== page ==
In her spare time she has five jobs: teaching at Seminar Hakibbutzim, Shenkar College, the Israel Museum and a boys’ school in Issawiya, as well as working as an artist. And what an artist she is! Abu-Hussein’s installations draw on her own experiences as a woman living in a segregated society to rage against violence against women, “Honor Killings,” and the erasure of women in society.
Two of her installations were on show at the Van Leer Institute as part of the Jerusalem Biennale. One, a bright, cheerful canary yellow and brown rush mat with a blue and white central motif tinged with pink, turns out, on closer inspection, to be rows and rows of sharpened pencils, tipped with tiny white rubbers. The center is comprised of over 250 miniature plastic dolls, their baby vaginas and mouths securely sewn up with thread.
“The erasure of women in our society isn’t only sexual,” she explains. “We’re not allowed to express ourselves in any way.” Layer upon layer of meaning shudder through the carpet as the pencils lie there, their sharp points poised to stab. The rubbers were born to erase; pencils themselves, in our digital world, have more or less been wiped out. And, in the center, the little defenseless girl dolls bear their lacerations silently, unable or unwilling to howl out their pain.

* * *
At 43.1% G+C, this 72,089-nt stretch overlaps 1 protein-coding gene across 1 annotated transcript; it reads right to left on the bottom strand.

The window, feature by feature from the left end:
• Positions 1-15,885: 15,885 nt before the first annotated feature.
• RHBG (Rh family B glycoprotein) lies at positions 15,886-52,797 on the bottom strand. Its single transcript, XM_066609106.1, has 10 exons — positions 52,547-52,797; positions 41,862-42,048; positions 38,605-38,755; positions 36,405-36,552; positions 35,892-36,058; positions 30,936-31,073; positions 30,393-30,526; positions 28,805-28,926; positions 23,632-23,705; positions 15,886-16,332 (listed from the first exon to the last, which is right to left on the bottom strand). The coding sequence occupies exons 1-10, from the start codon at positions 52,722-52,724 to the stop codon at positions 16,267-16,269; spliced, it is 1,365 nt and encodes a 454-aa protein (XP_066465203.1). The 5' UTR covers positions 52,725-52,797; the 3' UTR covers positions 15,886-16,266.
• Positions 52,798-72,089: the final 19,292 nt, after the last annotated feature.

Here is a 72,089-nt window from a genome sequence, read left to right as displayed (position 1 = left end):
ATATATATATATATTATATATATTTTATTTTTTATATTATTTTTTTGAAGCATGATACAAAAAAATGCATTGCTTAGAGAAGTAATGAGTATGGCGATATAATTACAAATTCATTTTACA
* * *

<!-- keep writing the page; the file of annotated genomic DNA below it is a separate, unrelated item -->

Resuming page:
It’s powerful stuff.
The artist has paid a huge price for raising her voice: her father disowned her – until his dying day he did not try to reconcile. Two of her brothers cut her off – one died without having spoken to her for years. Most of her friends from Umm al-Fahm have dumped her. Even Israel’s only Arab Art Museum in her hometown does not exhibit her work. Happily, her mother is a big supporter, even helping Abu-Hussein to sew for her massive installations.
The artist, who has won numerous prizes for her installations including the Ministry of Culture and Sport prize for plastic art, the Education Ministry Master Teacher Award, and the American Israeli Fund for Outstanding Artist (twice), dives head first into dramatic issues. Abu-Hussein won the joint tender of the Association against Traffic in Women, the Association for War on Cancer, as well as the restaurant Comme Il Faut to do something big with bras. The public was invited to trade old bras for new ones; the money collected went toward raising awareness for breast cancer and to a shelter for prostitutes. The underwear was then dried in a huge concrete slab – each brassiere trembling in its trap forever – symbolizing sex workers pinioned in their lives of prostitution.
An expanse of broken balatot, the old-fashioned floor tiles that were once ubiquitous in Israeli homes, smashed and put together again with wax, symbolizes the dirt literally swept under the carpet and left to ferment. The cracks can easily break, like the women who bear their silent pain; nothing in the home is perfect. The artist spent a stint working in a WIZO Home for abused women and kids; the stories she heard scream through her creations.
It’s not hard to imagine how all this went down in traditional Arab society; no issue is too tough for Abu-Hussein to tackle. Harnessing memories of her midwife grandmother, who used to push boiled eggs into women’s reproductive parts to check fertility problems, the artist constructed vaginas made from razor blades – a howl of horror against what women suffer at the hands of men. Another installation stretches rows and rows of gaping vaginas from flesh-covered stockings, juxtaposed with a jumble of lethal-looking knives.